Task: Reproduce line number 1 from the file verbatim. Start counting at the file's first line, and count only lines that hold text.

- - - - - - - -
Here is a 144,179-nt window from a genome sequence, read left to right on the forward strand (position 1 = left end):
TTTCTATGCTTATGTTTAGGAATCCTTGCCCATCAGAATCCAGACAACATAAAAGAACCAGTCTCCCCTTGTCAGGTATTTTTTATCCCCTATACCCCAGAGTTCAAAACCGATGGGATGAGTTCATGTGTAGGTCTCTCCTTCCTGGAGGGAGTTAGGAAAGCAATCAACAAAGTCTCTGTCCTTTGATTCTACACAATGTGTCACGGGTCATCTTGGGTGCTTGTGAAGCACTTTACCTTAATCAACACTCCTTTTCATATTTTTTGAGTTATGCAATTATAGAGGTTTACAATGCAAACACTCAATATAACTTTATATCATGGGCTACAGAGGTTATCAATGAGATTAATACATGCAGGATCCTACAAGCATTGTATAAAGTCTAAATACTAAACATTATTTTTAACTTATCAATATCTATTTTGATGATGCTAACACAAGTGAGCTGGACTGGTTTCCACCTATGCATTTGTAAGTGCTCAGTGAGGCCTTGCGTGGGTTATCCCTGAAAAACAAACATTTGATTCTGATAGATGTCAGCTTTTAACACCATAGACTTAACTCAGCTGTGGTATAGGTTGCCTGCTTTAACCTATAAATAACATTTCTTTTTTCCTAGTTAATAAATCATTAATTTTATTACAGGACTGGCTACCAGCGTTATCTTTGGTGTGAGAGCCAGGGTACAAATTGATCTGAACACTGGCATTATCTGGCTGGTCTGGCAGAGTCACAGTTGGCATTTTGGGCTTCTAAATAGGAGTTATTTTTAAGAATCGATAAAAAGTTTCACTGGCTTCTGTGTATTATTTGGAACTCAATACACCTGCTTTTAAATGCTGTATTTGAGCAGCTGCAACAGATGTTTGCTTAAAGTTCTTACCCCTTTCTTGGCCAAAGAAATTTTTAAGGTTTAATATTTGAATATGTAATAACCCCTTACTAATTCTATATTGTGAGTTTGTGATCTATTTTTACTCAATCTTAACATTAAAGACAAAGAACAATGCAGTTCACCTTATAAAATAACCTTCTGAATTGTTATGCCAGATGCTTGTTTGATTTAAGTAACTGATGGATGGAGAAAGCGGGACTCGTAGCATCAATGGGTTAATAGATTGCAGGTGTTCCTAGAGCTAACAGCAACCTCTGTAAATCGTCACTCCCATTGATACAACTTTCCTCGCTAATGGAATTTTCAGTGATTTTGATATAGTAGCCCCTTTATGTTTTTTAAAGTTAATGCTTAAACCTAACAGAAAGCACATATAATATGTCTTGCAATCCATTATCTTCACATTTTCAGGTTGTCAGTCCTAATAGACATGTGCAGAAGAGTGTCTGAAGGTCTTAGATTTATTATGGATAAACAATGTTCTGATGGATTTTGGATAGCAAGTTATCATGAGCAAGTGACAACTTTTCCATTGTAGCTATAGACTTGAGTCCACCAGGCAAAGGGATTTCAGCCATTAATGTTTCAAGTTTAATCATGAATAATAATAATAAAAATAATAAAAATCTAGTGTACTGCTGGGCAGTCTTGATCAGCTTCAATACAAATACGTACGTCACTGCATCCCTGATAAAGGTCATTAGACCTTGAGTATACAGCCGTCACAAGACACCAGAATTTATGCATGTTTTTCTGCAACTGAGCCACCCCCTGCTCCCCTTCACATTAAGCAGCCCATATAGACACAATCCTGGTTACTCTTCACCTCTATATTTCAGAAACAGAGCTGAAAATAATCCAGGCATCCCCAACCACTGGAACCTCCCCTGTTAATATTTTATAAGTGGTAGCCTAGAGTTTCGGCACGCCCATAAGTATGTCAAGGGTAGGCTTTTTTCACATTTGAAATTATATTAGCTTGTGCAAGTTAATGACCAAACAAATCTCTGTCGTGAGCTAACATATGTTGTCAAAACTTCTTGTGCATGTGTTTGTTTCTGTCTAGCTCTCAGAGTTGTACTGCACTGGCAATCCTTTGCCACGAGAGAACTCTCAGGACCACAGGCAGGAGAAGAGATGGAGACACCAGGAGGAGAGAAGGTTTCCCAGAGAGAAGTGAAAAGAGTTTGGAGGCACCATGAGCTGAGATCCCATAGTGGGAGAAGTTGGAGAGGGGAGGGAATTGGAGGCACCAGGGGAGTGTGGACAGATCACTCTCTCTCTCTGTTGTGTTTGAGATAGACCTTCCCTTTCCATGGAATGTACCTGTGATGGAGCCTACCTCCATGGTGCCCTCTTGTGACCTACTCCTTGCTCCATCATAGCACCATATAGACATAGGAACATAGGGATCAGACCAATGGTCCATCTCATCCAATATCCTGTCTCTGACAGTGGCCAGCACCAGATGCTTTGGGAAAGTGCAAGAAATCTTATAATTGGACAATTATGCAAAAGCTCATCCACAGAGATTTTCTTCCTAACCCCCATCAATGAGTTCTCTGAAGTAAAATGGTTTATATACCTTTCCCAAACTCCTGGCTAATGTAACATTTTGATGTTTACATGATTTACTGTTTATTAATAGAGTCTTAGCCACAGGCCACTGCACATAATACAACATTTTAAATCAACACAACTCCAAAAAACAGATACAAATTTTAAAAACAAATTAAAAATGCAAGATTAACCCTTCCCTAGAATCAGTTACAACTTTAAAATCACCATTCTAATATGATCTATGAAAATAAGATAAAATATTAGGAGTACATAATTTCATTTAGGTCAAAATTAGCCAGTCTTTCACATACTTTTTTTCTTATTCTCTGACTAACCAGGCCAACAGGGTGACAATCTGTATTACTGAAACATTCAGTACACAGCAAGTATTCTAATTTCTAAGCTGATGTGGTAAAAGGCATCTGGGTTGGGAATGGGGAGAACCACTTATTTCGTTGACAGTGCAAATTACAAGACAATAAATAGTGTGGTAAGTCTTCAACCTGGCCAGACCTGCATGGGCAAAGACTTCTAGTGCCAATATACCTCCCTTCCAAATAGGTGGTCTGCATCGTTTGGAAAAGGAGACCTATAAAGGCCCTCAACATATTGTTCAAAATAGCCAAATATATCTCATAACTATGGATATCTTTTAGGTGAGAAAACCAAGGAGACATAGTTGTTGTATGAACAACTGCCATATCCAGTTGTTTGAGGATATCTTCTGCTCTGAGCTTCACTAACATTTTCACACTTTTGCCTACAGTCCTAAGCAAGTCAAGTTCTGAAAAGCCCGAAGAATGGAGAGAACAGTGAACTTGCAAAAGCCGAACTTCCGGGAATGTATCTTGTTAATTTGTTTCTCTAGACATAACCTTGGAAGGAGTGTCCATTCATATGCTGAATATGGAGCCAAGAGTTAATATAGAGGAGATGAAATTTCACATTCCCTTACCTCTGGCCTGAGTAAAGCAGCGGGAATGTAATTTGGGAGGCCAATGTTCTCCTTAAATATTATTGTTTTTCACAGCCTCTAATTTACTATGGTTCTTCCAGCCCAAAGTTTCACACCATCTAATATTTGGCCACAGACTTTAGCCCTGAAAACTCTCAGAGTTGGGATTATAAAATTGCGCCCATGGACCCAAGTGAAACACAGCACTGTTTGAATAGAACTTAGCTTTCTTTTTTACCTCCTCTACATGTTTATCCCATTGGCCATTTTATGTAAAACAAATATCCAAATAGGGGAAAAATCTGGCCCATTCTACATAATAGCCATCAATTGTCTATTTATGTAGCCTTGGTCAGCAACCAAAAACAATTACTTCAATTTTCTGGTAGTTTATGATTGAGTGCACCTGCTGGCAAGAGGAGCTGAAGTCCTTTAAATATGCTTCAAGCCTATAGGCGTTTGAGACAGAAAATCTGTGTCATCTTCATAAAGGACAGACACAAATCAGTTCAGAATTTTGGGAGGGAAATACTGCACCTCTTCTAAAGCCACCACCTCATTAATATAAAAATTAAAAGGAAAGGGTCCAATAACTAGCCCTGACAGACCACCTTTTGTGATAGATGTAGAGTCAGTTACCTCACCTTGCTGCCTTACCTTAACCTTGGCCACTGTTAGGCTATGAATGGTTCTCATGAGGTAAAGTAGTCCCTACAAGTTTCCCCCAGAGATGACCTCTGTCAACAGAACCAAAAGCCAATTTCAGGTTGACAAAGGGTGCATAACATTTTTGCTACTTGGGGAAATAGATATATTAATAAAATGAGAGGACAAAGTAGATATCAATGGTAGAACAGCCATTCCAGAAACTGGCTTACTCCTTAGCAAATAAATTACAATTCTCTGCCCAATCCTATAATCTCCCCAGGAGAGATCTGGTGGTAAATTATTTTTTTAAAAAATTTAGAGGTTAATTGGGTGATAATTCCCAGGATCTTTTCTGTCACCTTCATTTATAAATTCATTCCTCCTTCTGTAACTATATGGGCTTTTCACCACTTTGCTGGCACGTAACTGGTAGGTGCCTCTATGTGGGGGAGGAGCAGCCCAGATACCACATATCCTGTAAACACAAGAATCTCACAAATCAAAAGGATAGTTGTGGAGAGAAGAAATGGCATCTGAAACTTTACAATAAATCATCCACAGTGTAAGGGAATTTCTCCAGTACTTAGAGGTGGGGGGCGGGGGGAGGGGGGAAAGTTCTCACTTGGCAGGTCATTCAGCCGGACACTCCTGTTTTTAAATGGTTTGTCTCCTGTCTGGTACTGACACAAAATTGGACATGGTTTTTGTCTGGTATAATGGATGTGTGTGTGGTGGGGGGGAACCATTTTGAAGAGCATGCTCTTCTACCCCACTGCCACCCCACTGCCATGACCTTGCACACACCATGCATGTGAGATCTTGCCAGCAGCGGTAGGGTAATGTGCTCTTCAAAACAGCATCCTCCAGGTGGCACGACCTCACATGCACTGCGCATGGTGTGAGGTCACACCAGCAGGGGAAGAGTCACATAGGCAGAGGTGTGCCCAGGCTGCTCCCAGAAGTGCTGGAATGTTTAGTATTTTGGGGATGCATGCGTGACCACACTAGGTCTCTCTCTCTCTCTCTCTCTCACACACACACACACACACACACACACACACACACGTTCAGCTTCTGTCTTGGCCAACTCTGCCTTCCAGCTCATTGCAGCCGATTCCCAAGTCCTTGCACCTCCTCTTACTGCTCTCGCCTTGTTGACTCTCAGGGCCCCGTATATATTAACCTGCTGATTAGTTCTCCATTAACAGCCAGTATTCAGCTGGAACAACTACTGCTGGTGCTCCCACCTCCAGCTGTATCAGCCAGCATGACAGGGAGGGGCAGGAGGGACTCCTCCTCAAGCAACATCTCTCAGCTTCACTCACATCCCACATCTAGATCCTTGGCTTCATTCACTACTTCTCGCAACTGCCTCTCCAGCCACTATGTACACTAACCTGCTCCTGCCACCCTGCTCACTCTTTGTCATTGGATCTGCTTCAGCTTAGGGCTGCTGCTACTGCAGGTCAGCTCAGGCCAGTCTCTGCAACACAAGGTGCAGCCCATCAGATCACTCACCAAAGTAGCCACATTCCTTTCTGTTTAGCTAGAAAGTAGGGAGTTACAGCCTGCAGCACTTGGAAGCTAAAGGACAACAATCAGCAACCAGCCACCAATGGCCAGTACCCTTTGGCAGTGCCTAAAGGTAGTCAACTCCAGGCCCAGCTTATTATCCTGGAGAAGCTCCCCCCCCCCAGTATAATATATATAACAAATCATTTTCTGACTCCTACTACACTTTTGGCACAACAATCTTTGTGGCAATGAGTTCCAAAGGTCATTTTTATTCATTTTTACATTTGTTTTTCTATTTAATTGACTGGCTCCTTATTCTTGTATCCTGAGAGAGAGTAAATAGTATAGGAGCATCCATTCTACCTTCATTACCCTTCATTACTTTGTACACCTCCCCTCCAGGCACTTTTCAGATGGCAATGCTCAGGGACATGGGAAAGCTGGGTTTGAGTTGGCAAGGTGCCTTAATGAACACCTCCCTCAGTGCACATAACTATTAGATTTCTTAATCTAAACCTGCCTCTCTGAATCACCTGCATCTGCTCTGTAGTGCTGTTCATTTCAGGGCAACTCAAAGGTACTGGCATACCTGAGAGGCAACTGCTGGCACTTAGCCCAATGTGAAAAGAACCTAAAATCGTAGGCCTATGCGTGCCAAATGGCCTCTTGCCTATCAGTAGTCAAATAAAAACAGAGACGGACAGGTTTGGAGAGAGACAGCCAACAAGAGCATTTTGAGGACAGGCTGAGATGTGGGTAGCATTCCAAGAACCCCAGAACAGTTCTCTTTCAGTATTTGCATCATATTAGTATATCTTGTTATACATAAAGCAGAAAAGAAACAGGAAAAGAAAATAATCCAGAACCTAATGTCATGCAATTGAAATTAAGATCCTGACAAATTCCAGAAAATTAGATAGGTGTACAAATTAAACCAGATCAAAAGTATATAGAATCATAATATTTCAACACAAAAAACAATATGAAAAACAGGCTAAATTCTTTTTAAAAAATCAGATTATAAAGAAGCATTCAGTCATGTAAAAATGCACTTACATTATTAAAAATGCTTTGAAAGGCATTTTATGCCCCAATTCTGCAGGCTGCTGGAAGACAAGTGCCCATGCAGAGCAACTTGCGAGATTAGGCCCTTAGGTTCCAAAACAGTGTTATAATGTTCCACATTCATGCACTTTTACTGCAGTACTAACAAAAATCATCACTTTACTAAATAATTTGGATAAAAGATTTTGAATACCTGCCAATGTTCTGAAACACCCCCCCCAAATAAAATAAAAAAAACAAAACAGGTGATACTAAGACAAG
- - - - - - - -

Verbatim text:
Here is a 144,179-nt window from a genome sequence, read left to right on the forward strand (position 1 = left end):